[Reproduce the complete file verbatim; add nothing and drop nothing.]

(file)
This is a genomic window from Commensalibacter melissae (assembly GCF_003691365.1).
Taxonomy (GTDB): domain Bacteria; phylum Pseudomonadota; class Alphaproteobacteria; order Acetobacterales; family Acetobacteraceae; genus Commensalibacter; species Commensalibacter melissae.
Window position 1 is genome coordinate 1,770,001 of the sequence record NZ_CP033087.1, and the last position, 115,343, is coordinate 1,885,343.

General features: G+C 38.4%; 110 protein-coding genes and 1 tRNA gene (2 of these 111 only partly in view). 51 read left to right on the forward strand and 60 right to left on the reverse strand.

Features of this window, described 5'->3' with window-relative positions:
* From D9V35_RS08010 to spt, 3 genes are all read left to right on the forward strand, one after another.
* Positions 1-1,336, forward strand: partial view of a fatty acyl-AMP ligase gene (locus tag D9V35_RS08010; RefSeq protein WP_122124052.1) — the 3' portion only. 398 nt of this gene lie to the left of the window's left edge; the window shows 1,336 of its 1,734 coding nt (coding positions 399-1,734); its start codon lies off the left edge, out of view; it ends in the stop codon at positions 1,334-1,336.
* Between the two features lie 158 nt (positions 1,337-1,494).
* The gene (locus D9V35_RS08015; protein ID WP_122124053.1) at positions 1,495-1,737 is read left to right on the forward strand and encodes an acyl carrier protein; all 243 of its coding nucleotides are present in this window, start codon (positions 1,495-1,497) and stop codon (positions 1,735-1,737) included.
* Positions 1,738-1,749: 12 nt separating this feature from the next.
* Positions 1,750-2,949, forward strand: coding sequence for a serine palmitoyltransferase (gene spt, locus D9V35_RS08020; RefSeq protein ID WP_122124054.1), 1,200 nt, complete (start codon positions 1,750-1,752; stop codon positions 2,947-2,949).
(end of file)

This is a genomic window from Commensalibacter melissae (assembly GCF_003691365.1).
Taxonomy (GTDB): domain Bacteria; phylum Pseudomonadota; class Alphaproteobacteria; order Acetobacterales; family Acetobacteraceae; genus Commensalibacter; species Commensalibacter melissae.
Window position 1 is genome coordinate 1,770,001 of the sequence record NZ_CP033087.1, and the last position, 115,343, is coordinate 1,885,343.

General features: G+C 38.4%; 110 protein-coding genes and 1 tRNA gene (2 of these 111 only partly in view). 51 read left to right on the forward strand and 60 right to left on the reverse strand.

Features of this window, described 5'->3' with window-relative positions:
* From D9V35_RS08010 to spt, 3 genes are all read left to right on the forward strand, one after another.
* Positions 1-1,336, forward strand: partial view of a fatty acyl-AMP ligase gene (locus tag D9V35_RS08010; RefSeq protein WP_122124052.1) — the 3' portion only. 398 nt of this gene lie to the left of the window's left edge; the window shows 1,336 of its 1,734 coding nt (coding positions 399-1,734); its start codon lies off the left edge, out of view; it ends in the stop codon at positions 1,334-1,336.
* Between the two features lie 158 nt (positions 1,337-1,494).
* The gene (locus D9V35_RS08015; protein ID WP_122124053.1) at positions 1,495-1,737 is read left to right on the forward strand and encodes an acyl carrier protein; all 243 of its coding nucleotides are present in this window, start codon (positions 1,495-1,497) and stop codon (positions 1,735-1,737) included.
* Positions 1,738-1,749: 12 nt separating this feature from the next.
* Positions 1,750-2,949, forward strand: coding sequence for a serine palmitoyltransferase (gene spt, locus D9V35_RS08020; RefSeq protein ID WP_122124054.1), 1,200 nt, complete (start codon positions 1,750-1,752; stop codon positions 2,947-2,949).